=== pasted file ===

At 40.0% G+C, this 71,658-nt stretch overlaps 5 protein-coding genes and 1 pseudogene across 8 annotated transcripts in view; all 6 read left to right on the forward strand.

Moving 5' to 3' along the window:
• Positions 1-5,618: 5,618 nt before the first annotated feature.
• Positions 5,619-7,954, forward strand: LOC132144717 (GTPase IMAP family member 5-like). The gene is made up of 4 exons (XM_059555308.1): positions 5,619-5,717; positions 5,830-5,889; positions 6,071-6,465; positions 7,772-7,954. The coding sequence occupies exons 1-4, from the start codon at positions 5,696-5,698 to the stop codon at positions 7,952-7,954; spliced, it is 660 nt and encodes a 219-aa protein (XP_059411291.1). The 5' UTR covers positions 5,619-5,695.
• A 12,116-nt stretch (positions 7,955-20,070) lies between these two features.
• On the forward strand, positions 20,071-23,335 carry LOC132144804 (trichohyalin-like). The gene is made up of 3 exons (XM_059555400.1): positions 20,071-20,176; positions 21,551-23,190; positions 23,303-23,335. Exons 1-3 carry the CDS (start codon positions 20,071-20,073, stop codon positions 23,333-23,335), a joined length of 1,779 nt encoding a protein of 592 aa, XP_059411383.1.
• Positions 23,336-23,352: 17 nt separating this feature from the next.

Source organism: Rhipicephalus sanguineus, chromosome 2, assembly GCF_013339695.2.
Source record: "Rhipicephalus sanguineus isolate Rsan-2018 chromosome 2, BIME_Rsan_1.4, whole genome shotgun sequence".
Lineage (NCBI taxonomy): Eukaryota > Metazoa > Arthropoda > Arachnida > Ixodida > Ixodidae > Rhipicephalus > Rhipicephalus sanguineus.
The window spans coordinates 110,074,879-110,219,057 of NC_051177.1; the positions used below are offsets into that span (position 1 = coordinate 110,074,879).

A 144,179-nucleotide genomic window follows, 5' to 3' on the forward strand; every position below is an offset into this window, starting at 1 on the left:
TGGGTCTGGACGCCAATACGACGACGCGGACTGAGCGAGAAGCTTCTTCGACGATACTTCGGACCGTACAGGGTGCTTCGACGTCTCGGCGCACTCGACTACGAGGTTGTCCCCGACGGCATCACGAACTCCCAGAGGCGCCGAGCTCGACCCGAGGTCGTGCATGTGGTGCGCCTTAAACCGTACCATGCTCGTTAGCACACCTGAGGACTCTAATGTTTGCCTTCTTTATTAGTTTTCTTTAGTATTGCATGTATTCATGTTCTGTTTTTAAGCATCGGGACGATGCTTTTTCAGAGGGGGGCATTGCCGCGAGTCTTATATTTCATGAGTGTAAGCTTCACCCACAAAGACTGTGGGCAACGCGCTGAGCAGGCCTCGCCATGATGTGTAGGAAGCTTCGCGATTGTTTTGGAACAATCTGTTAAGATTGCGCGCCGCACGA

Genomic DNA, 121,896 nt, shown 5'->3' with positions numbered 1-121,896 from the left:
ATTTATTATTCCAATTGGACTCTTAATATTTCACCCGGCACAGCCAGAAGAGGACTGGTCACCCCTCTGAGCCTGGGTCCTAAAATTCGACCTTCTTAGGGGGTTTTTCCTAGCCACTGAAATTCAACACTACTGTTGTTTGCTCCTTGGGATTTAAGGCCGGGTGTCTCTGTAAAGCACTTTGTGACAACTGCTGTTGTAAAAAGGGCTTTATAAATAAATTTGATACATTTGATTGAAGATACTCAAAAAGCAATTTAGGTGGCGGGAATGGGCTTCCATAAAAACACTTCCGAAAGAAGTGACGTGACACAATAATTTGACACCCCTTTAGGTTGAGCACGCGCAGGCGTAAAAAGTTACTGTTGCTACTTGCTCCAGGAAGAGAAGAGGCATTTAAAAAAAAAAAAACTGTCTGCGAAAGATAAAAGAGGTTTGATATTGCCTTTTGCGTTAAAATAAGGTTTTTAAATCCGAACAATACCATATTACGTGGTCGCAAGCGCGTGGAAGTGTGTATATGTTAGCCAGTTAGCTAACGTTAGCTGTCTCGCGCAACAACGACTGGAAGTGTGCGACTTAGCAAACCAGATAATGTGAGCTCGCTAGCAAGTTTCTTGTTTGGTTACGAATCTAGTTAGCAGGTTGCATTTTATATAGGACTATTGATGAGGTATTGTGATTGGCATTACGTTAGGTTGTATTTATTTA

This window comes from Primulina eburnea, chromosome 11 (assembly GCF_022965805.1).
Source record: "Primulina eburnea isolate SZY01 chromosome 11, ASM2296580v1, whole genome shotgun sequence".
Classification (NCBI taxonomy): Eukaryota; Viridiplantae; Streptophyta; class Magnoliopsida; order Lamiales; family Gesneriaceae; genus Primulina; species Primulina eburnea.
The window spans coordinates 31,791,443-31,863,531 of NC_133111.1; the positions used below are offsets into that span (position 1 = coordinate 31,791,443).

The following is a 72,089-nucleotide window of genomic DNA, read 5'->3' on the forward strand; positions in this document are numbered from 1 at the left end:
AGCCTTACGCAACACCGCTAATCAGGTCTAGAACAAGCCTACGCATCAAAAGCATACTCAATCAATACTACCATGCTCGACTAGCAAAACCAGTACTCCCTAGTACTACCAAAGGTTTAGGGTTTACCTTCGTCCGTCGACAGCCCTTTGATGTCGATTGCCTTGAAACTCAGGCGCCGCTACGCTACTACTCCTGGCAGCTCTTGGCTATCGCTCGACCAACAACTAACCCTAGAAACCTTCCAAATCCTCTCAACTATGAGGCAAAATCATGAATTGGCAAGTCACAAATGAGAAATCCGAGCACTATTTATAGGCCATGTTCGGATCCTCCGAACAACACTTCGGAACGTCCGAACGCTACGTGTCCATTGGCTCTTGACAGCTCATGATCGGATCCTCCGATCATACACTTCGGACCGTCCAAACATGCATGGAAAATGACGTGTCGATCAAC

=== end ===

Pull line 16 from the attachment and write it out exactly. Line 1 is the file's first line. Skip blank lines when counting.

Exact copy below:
This window comes from Primulina eburnea, chromosome 11 (assembly GCF_022965805.1).